JavaScript Alert ⚠💀 Boxes and Customized Alert Banners 🚩 [Tutorial]

alert-dialog-messagesThere are times in many application's life cycle where you need to interrupt the user with a message. These can be alerts, warning or informational. Browsers have native modal dialogs you can display using JavaScript to alert users to these important messages.

The JavaScript alert, confirm and prompt methods display dialogue boxes that pop up and take focus away from the page and forces the user to read the message.

You should only use these dialogs when absolutely necessary. Too many alerts and users will be upset.

Browsers have also started offering users the ability to block additional prompts. They do this because too many spammy sites abuse these native dialog options because they block all interactions, including navigation.

While native dialogs can be a proper tool, you are not limited to the native options, you can also create your own alert and informational pop-ups using CSS and some simple JavaScript.

When to Use Alerts and Warning Popups

JavaScript alerts are ideal for the following situations:

  • If you want to be absolutely sure they see a message before doing anything on the website.
  • You would like to warn the user about something.
  • Inform the user about an update.
  • An error has occurred and you want to inform the user of the problem.
  • When asking users for confirmation of some action.

There are also two ways you can provide in application messaging to users, as a dialog or as a banner overlay. You could also display an inline message, but I think that has more to do with form validation and instructions which I will cover in a separate post.

Using the JavaScript alert, prompt and info Dialog Functions

The native JavaScript alert, confirm and prompt dialogs are pretty easy to use.

The alert method has a single parameter, message, which is rendered in the middle of a dialog.


alert("This is an Alert Dialog");

chrome-javascript-alert-dialog

ms-edge-alert-dialog

firefox-alert-dialog

The alert dialog is good when you just need to convey something important to the user. But if you need to collect a true/false answer you need to use the confirm dialog.


confirm("This is an Confirm Dialog");

It also has a single parameter, a string containing the message or question you need to ask the user. Unlike the alert method the confirm method returns either true or false based on the user's response.

chrome-confirm-dialog

ms-edge-confirm-dialog

firefox-confirm-dialog

The last native prompt dialog you can display is the input dialog. This is where you can ask a question or just state something where you need an actual response from the user.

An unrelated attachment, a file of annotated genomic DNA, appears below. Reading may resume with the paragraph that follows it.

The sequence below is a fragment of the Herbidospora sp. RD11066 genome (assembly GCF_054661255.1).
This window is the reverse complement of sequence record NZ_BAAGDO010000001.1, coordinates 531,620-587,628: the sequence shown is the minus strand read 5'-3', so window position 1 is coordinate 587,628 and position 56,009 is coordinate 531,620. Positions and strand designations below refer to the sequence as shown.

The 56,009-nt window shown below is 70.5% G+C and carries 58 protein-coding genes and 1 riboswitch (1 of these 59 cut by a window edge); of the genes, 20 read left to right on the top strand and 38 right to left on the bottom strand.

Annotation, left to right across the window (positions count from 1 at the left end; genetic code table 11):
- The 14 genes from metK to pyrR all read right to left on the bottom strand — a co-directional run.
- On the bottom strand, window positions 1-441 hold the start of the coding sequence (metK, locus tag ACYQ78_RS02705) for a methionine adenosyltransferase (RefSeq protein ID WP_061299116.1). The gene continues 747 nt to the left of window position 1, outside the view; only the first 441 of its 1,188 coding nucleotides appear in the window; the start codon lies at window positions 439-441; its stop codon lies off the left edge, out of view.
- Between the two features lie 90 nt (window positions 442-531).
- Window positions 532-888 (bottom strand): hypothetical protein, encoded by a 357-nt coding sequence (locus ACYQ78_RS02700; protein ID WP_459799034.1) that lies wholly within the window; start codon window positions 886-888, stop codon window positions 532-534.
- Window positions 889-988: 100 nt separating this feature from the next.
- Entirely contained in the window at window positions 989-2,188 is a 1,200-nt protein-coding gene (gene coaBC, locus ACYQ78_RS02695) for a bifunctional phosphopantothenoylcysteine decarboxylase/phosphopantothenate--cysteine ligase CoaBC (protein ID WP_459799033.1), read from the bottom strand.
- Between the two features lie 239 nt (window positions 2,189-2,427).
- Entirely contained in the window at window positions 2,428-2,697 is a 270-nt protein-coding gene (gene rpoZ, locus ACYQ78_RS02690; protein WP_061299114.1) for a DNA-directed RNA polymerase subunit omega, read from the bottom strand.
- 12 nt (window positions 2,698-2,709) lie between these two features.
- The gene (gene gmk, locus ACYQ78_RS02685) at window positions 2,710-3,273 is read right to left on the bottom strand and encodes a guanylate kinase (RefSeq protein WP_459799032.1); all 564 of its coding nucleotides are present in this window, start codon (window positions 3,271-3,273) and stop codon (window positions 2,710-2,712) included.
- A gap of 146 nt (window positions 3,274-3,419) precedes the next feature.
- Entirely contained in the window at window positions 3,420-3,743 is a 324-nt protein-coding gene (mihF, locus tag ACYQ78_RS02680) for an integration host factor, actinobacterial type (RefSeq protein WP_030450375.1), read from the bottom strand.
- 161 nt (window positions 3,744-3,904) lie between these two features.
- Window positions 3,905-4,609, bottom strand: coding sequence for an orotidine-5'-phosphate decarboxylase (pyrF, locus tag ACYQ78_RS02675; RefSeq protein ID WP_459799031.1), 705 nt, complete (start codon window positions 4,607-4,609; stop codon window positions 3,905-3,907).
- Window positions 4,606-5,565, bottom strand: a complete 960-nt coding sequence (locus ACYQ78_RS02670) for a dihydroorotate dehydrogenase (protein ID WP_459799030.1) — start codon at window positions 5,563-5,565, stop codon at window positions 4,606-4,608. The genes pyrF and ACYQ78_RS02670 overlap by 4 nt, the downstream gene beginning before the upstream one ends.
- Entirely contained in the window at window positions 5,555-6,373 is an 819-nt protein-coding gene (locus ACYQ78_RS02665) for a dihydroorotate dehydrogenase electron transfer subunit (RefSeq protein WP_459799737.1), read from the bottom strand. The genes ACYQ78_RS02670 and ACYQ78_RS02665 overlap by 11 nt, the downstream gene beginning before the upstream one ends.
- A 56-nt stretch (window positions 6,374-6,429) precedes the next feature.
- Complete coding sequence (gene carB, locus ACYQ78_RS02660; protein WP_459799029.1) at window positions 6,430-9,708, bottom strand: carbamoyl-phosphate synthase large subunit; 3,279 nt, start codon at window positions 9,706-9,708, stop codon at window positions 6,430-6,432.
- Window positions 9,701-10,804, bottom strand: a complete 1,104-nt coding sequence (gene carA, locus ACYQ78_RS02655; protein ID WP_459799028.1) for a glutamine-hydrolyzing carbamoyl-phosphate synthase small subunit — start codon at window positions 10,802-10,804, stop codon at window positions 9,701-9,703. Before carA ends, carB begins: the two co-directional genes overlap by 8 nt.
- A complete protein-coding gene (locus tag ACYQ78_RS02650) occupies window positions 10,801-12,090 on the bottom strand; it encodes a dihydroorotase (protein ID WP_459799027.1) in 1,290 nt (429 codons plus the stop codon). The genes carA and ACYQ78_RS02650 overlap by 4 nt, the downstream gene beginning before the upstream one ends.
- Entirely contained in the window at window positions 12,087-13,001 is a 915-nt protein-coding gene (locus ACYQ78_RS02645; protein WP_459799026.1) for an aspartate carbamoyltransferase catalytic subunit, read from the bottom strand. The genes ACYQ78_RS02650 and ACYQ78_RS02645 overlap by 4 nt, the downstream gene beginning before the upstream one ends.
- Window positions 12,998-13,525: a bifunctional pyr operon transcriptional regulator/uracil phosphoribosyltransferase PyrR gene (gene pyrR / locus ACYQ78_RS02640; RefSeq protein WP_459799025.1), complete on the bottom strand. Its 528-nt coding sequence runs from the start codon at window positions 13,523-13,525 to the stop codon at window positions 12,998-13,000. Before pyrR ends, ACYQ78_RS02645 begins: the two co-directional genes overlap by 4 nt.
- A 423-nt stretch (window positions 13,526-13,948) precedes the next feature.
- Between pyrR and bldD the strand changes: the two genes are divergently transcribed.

prompt("This is an Prompt Dialog", "Please Provide a Response...");

This operates similarly to the confirm dialog, except it collects a text input from the user. It also has an optional second parameter where you can supply a default value or the equivalent of placeholder text.

chrome-prompt-dialog

ms-edge-prompt-dialog

firefox-prompt-dialog

These native functions have been around forever and make prompting the user for input or just conveying a message simple. They also natively keep the user from doing anything else with the browser, which honestly causes me more frustration than I would like.

The finally negative to these native JavaScript alert dialogs is they cannot be styled or customized. I intentionally inserted screenshots from Chrome, Edge and FireFox to show how different each browser renders these dialogs.

If you need to provide a consistent look in your application you will need to provide your own alert dialog alternatives using HTML, CSS and a little JavaScript.

Making a Custom Alert, Prompt and Info Dialog using JavaScript and CSS

There are literally hundreds of available plugins and framework extensions to help you display informational messages to users. Bootstrap has a series of components with a hard jQuery dependency that can serve as a good model.

However, I will demonstrate how you can achieve the same without an extra 150kb of JavaScript so your pages load faster and are much easier to maintain.

Again the main advantage to using a custom alert mechanism is you can customize the experience to be consistent with your branding and application asthetics. You will loose the ability to completely block all other browser actions, which I don't consider to be a bad thing.

There are two common ways to display messages to users, as a banner, typically rendered along one of the window sides or as a modal dialog. I will start with displaying a simple banner with a close button first.